We arrived Wednesday night, exhausted and disoriented, at our temporary home in Wales, and awoke Thursday morning to a panorama of jaw-dropping beauty: a paradise of woods and streams and patchwork fields rolling down deep folds of hills. In the pasture above us a half-dozen horses, muddy and shaggy in their winter coats, nicker and clomp, and all around us sheep, waddling fat in their winter wool, bleat and graze. The house looks down upon a valley, vibrantly green and cut by the silvery currents of the Teifi river, and across to the tidy tiny village of Pentre-Cwrt. It's as if we've been transported into a rustic shire somewhere in Middle-Earth, and any moment Gandalf will rap on the door with urgent and secret business.

            But I think few visitors, wizard or otherwise, venture this far. It is so rural that the house doesn't have a street address – it's simply called Murmur Teifi, named thus because one can hear from this flank of the hill, if the wind is right and the water's running high, a thin whisper of the river's voice.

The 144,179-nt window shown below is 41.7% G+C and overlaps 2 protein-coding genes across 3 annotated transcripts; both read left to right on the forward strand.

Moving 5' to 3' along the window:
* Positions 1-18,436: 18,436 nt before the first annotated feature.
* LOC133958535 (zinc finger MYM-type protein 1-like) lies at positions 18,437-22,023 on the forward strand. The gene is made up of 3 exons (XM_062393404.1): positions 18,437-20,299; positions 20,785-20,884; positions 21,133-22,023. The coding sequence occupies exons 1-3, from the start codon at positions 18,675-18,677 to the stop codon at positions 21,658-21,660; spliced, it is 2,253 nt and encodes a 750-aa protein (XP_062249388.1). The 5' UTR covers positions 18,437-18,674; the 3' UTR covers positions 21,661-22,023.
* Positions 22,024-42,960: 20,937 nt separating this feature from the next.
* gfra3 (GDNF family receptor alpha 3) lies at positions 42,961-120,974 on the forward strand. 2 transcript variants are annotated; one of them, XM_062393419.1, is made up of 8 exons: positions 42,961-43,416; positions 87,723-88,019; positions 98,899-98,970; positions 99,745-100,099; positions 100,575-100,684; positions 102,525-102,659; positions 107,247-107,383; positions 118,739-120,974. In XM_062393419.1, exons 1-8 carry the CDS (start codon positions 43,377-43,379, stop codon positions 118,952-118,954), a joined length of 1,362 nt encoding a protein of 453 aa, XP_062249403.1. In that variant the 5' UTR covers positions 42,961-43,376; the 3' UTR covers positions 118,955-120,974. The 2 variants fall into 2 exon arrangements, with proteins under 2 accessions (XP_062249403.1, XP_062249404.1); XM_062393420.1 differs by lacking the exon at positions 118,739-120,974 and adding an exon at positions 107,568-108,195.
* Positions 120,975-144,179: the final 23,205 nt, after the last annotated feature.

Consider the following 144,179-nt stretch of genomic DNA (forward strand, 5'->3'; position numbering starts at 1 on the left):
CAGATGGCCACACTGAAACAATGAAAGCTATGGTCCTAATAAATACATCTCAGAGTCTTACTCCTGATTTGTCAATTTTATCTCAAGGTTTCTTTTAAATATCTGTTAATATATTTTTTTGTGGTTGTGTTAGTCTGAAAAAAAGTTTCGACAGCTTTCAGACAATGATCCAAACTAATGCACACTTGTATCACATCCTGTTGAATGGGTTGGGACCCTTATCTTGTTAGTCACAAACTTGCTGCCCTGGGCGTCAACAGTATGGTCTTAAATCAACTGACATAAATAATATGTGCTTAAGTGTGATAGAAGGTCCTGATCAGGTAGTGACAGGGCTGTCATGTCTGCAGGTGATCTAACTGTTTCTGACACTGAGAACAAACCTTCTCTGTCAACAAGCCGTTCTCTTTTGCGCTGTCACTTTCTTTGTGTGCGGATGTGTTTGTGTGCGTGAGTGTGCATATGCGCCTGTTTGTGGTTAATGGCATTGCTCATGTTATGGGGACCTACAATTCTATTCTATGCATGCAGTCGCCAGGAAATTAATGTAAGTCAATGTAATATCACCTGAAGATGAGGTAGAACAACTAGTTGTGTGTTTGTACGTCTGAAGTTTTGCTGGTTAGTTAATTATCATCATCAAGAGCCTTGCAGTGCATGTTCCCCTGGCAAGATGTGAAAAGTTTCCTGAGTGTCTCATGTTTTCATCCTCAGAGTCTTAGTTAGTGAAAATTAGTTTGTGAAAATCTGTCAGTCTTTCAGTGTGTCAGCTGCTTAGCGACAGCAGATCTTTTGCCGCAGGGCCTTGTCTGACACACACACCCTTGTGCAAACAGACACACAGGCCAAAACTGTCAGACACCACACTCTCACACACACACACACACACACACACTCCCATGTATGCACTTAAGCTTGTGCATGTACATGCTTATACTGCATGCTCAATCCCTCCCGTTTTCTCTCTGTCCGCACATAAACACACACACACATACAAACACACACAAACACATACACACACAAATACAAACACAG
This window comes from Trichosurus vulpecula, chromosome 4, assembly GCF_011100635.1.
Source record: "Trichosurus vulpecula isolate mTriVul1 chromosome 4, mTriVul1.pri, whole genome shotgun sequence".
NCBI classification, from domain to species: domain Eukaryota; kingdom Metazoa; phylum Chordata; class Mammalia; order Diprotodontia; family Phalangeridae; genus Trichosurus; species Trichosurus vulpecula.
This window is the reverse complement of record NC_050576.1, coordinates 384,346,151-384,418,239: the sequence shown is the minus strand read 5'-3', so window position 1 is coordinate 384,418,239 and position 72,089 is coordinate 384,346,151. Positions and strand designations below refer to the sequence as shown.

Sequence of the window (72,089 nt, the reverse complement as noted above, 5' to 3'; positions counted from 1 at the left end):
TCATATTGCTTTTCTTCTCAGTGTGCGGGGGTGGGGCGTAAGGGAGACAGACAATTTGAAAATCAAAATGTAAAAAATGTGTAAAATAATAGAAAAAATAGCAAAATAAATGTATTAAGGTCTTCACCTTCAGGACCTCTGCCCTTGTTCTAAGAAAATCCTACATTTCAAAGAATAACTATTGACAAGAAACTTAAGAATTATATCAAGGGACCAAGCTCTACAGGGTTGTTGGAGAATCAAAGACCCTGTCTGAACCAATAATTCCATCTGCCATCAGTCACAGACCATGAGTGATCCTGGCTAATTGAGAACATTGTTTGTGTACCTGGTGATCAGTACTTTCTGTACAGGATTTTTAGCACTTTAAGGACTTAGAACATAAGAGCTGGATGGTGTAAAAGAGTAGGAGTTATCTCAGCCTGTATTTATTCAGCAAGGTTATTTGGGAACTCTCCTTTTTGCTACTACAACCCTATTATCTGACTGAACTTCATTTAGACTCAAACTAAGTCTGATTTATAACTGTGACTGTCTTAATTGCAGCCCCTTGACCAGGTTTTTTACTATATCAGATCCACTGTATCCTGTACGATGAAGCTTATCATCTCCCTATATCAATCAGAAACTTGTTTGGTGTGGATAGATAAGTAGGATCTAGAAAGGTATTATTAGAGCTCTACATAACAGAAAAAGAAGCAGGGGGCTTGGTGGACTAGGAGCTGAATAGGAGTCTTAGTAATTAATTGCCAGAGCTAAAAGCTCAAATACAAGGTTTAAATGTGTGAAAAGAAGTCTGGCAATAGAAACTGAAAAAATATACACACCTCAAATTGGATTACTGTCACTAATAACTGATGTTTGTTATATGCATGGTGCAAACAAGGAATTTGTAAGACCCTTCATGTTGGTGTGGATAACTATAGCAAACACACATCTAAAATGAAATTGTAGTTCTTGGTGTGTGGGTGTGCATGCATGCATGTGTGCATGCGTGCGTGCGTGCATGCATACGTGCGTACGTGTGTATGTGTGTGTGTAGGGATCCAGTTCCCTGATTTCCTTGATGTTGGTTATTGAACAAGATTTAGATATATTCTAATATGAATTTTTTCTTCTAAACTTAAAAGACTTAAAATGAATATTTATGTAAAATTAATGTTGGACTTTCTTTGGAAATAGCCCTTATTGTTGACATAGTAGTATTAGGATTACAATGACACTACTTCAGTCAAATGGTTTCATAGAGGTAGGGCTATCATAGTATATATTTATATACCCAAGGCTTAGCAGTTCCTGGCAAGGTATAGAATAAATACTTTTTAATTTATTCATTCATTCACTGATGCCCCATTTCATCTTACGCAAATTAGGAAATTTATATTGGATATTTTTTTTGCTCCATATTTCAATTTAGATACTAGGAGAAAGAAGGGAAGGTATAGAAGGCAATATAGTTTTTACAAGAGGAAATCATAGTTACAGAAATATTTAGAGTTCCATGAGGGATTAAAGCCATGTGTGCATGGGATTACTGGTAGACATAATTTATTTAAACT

It's here we'll stay for the next 4 months. The plan is for Cheryl to complete 2 of her courses toward a masters degree in Spiritual Formation, Nicola to finish her grade 11 course work online, and me to write a novel. And we will explore, and read, and ponder, and pray, and walk, and talk. We will make new friends, and visit a few old ones. We will play more board games then we have in the past decade. I will cook more meals, and wash more dishes, than I have in my lifetime. And we will become still, and quiet, and attentive.